SS #36 Ayoub et al. (2014) Threshold for sand mobility on Mars calibrated from seasonal variations of sand flux

https://www.nature.com/articles/ncomms6096.pdf?origin=ppub

Salutation: This is the first paper I read combining aeolian and planetary geology.

What was awesome? It was helpful!

From: Kashauna Mason, Texas A&M

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SS #35 Call for a Robust Anti-Racism Plan for The Geosciences

Salutation: Spurred anti-racism action across the geoscience community

What was awesome? It was helpful! It was surprising! It made a key connection for me! It was a plan of action for my program and society!

From: anonymous

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SS #34 Leah Travis Taylor (2019) New evidence for complex mosasaur paleobiology: oxygen isotopes in enamel reveal habitat variation of clidastes from the Mooreville Chalk, Alabama

https://ir.ua.edu/handle/123456789/6547

Salutation: This is a really cool application of stable isotopes to paleontology. It also demonstrates for the first time that mosasaurs were partially freshwater inhabitants!

What was awesome? It was helpful! It was surprising!

From: anonymous

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SS #33 Richey et al. (2020) Influence of temporally varying weatherability on CO2-climate coupling and ecosystem change in the late Paleozoic

Salutation: As the year comes to a close, I’m finally able to review some papers that have interested me. This is the work of the newly minted Dr. Richey and I find it a fascinating combination of paleo, geochemical, and modeling.

What was awesome? Excellent figures and documentation! It was helpful!

From: Anonymous!

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SS #31 Núñez et al. 2020 Applying an intersectionality lens to expand equity in the geosciences

https://www.tandfonline.com/doi/full/10.1080/10899995.2019.1675131

Salutation: This work really helped me to think about how I teach my field courses. It helped me understand the many layers of challenges students face as well as how I can potentially address them.

What was awesome? It was helpful!

From anonymous.

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SS #30 Chaudhary and Berhe (2020) Ten simple rules for building an antiracist lab

https://journals.plos.org/ploscompbiol/article?id=10.1371/journal.pcbi.1008210

Salutation: A powerful blueprint for anti racist work in research and academic labs

What was awesome? It was helpful! I couldn’t stop thinking about it! It made a key connection for me! It is a great guide for labs and teams!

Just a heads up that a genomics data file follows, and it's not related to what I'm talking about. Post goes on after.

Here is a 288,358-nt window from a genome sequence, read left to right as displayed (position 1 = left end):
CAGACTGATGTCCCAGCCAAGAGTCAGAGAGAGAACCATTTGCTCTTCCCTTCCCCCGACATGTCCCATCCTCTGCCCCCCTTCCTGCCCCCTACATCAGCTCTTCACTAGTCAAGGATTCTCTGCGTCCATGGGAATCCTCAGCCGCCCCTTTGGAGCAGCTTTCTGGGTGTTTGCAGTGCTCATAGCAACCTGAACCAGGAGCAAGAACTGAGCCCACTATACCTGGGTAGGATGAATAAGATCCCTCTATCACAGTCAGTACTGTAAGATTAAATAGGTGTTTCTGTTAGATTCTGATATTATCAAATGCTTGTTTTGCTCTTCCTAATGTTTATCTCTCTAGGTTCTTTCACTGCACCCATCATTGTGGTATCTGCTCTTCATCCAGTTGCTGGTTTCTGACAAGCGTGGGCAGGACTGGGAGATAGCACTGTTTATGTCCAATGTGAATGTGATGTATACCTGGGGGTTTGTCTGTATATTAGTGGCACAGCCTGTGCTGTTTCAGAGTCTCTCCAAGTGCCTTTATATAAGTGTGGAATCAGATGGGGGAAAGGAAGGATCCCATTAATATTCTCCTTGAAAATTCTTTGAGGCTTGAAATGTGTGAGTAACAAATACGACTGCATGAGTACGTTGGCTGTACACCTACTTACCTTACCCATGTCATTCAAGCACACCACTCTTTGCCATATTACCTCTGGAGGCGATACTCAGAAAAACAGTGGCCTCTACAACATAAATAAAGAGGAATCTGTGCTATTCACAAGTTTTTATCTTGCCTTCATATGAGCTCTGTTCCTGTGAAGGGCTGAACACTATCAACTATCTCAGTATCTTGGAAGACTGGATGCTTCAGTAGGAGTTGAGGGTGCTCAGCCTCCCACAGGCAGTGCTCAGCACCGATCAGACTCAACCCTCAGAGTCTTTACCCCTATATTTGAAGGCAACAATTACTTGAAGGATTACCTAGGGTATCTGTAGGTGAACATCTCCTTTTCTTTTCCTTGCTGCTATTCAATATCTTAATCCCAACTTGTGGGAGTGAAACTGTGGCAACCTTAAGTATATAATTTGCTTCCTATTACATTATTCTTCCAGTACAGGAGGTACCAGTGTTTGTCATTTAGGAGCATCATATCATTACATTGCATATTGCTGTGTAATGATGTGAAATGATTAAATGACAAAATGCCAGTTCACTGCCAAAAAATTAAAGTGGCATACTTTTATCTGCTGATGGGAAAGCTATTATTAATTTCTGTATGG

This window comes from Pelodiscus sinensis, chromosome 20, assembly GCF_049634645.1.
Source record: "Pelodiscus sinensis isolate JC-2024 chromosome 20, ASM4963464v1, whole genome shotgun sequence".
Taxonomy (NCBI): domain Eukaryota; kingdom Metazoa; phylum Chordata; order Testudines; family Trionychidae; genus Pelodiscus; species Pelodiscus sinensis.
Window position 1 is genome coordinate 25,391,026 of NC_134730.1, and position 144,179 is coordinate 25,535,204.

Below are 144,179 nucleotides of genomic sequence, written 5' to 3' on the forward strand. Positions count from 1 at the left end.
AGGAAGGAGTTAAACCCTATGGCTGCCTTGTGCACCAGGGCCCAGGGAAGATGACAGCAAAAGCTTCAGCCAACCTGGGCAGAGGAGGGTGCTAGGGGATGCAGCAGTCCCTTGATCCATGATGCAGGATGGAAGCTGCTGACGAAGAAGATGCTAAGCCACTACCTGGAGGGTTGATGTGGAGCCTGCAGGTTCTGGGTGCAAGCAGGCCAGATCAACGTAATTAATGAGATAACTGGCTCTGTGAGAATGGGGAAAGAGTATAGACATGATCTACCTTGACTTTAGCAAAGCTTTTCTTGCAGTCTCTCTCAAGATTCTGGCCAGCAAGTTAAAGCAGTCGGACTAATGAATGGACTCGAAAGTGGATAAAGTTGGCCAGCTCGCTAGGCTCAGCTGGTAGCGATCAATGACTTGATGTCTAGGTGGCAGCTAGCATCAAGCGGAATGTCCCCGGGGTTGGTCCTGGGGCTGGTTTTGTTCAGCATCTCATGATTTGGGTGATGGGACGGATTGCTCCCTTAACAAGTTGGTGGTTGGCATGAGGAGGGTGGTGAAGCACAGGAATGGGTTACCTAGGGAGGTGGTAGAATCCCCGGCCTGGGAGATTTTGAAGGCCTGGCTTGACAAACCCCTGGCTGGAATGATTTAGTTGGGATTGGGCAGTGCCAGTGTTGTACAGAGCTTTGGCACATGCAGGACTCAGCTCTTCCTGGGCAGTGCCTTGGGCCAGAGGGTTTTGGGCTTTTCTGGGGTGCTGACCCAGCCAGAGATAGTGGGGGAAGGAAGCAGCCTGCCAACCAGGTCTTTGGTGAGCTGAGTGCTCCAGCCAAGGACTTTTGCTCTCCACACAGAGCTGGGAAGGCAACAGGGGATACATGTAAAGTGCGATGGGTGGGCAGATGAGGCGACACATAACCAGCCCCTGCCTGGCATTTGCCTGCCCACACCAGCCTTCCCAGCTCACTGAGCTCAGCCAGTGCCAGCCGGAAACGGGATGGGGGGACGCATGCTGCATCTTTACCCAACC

From Hendratta Ali @HendrattaAli

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SS #29 Christopher Jackson et al. (2018) Subsurface expression of a salt weld, Gulf of Mexico

https://pubs.geoscienceworld.org/pg/article-lookup?doi=10.1144/petgeo2018-008

Salutation: This work has been impactful this year and the last one further recognizing prospect potential in the US Gulf of Mexico and influencing regional understanding.

What was awesome? It had excellent figures and documentation! It was helpful! I couldn’t stop thinking about it! It made a key connection for me!

From Tim Shin @Gneiss_tim

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SS #28 Pardee Symposium: The Next Generation of Geoscience Leaders: Strategies For Excellence in Diversity and Inclusion, convened by Dr. Raquel Bryant and Dr. Benjamin Keisling

https://community.geosociety.org/gsa2020/program/technical/pardee

Salutation: This symposium was inspiring and up lifting. As a POC in the geosciences, it’s easy to feel excluded from the discipline. This Symposium/Workshop not only provided me with the tools to develop my own DEI initiatives at my institution, but also left me feeling inspired and hopeful about the future of geosciences and their leaders.

What was awesome? It was helpful! I couldn’t stop thinking about it! It’s a scientific frontier!

From Jessica McKay, Texas A&M

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SS #27 Sediment availability provokes a shift from Brownian to Lévy‐like clonal expansion in a dune building grass, by Valérie C. Reijers et al.

Salutation: The paper title says it all — it’s so cool that lateral expansion of coastal dune plants is so tightly coupled to deposition.

What was awesome? It was surprising! I couldn’t stop thinking about it! It’s a scientific frontier! It made a key connection for me!

From Evan Goldstein, UNC Greensboro

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SS #26 Ronneberger et al. (2015) U-Net: Convolutional Networks for Biomedical Image Segmentation

Salutation: This paper presented the U-Net convolutional network technique, which was the foundation for my project’s major accomplishments this year, even though it was published in 2015 and is in a separate field (yay for applying techniques developed in the biomedical field to geology!). The U-Net convolutional network approach has proven extremely useful for training algorithms to detect a number of different geological features (e.g., geobodies, faults, horizons) from imagery (e.g., seismic).

What was awesome? It was helpful! It’s a scientific frontier! It’s a key technological development!

From: anonymous.

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